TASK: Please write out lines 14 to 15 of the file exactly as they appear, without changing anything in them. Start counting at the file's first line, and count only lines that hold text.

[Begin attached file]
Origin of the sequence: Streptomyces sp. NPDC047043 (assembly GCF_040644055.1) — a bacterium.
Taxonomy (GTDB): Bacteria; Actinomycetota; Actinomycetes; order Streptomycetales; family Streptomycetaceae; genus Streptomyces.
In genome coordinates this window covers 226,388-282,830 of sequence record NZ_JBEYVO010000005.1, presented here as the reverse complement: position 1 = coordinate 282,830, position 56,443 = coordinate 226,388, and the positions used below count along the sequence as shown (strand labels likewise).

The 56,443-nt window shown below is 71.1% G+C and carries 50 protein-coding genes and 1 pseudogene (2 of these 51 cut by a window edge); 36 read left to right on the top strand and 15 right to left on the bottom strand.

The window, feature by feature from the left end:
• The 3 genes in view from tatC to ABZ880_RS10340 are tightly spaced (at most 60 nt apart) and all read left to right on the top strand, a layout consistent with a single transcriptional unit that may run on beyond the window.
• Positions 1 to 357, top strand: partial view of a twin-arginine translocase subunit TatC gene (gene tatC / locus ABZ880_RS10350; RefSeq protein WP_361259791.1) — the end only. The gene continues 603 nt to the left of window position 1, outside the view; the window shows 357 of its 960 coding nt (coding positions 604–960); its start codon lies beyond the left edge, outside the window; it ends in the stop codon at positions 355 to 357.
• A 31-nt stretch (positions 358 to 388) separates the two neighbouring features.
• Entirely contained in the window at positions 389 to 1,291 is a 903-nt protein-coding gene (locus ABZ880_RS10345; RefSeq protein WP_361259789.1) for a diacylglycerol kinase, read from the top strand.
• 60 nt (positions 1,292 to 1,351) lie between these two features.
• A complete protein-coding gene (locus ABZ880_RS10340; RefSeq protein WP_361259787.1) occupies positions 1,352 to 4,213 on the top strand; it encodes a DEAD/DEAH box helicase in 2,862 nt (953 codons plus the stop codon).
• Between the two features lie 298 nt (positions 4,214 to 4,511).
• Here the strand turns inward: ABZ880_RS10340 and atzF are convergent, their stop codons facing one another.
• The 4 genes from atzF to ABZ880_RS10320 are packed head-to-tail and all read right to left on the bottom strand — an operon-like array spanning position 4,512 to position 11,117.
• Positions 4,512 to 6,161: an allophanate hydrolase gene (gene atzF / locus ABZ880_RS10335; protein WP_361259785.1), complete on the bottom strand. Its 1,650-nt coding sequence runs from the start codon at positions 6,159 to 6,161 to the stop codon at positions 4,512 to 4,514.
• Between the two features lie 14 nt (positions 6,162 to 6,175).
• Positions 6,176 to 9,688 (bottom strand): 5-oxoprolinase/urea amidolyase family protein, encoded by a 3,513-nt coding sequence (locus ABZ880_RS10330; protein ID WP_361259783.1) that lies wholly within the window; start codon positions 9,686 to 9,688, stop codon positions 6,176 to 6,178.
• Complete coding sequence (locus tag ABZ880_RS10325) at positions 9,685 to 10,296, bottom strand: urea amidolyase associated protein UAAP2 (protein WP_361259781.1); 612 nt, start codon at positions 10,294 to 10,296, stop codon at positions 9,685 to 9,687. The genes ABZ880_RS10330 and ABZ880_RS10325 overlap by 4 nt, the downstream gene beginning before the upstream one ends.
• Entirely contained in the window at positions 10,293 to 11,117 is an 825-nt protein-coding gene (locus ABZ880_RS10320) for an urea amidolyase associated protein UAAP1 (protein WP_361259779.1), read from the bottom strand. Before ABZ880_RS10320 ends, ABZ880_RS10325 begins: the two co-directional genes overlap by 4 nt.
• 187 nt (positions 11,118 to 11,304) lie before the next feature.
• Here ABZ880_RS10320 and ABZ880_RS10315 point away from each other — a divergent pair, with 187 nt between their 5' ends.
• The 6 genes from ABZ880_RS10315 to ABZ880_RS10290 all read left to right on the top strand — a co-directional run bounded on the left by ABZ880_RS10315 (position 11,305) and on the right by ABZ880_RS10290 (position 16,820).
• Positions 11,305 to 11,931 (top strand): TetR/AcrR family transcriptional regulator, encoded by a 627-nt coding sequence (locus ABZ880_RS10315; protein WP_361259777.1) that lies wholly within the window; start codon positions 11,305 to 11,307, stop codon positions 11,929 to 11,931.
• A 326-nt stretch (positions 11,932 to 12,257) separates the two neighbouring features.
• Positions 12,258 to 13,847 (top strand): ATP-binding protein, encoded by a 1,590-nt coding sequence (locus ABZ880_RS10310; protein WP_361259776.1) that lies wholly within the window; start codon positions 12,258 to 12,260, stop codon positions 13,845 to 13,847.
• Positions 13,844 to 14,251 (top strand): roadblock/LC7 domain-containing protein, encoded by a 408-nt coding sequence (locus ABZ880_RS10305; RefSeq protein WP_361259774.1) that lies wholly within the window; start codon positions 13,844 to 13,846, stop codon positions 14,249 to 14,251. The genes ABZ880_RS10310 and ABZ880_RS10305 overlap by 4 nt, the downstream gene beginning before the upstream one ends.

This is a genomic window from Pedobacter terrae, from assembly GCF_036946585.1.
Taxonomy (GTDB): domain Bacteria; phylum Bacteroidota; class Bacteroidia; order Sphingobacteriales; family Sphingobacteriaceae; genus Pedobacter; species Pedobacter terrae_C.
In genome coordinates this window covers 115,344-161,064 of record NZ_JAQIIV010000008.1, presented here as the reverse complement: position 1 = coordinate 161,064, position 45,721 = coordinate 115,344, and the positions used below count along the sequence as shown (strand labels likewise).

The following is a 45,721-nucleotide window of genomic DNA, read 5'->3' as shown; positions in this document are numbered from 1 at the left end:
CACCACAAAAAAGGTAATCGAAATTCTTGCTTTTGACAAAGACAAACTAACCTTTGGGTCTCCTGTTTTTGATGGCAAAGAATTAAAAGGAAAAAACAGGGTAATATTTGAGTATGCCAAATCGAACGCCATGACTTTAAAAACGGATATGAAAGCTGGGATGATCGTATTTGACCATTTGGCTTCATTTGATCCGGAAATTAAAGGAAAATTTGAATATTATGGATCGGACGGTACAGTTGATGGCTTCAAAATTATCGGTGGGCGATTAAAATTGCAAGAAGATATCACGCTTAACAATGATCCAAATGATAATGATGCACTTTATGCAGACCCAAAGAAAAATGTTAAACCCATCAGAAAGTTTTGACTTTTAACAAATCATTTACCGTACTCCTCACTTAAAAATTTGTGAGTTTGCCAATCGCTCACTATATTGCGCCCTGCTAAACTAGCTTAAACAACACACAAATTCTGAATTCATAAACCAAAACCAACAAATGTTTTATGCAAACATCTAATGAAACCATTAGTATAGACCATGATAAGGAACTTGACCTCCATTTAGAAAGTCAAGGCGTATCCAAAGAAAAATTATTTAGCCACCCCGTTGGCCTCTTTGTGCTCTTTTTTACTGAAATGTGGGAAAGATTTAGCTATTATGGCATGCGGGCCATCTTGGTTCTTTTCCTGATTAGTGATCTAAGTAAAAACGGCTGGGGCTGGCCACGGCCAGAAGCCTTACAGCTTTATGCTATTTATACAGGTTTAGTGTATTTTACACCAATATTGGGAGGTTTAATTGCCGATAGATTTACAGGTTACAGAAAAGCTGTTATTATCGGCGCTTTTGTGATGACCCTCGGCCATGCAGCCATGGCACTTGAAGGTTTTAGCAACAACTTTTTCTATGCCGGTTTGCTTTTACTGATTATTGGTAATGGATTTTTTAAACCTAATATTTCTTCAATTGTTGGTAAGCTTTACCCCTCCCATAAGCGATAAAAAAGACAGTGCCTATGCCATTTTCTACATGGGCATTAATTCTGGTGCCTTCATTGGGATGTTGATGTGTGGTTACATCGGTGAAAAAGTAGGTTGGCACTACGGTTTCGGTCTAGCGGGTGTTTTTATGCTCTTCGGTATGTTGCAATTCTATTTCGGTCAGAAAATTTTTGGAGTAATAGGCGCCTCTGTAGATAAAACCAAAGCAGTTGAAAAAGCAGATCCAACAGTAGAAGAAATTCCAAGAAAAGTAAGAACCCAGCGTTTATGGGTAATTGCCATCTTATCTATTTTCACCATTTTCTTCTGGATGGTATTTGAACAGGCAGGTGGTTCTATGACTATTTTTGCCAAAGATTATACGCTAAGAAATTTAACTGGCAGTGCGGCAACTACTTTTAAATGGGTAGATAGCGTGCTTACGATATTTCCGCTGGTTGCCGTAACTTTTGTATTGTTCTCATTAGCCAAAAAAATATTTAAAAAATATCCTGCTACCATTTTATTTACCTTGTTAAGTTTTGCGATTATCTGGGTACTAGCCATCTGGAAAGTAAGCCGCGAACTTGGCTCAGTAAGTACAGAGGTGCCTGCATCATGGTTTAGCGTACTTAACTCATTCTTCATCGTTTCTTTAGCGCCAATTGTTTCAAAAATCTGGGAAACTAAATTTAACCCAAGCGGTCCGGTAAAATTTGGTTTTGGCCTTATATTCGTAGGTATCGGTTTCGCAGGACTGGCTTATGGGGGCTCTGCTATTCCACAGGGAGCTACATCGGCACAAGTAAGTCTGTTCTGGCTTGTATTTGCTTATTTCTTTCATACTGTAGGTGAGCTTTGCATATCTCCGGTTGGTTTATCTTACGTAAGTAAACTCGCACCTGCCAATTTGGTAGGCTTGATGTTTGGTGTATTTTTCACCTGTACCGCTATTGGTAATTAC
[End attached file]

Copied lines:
• The 4 genes from atzF to ABZ880_RS10320 are packed head-to-tail and all read right to left on the bottom strand — an operon-like array spanning position 4,512 to position 11,117.
• Positions 4,512 to 6,161: an allophanate hydrolase gene (gene atzF / locus ABZ880_RS10335; protein WP_361259785.1), complete on the bottom strand. Its 1,650-nt coding sequence runs from the start codon at positions 6,159 to 6,161 to the stop codon at positions 4,512 to 4,514.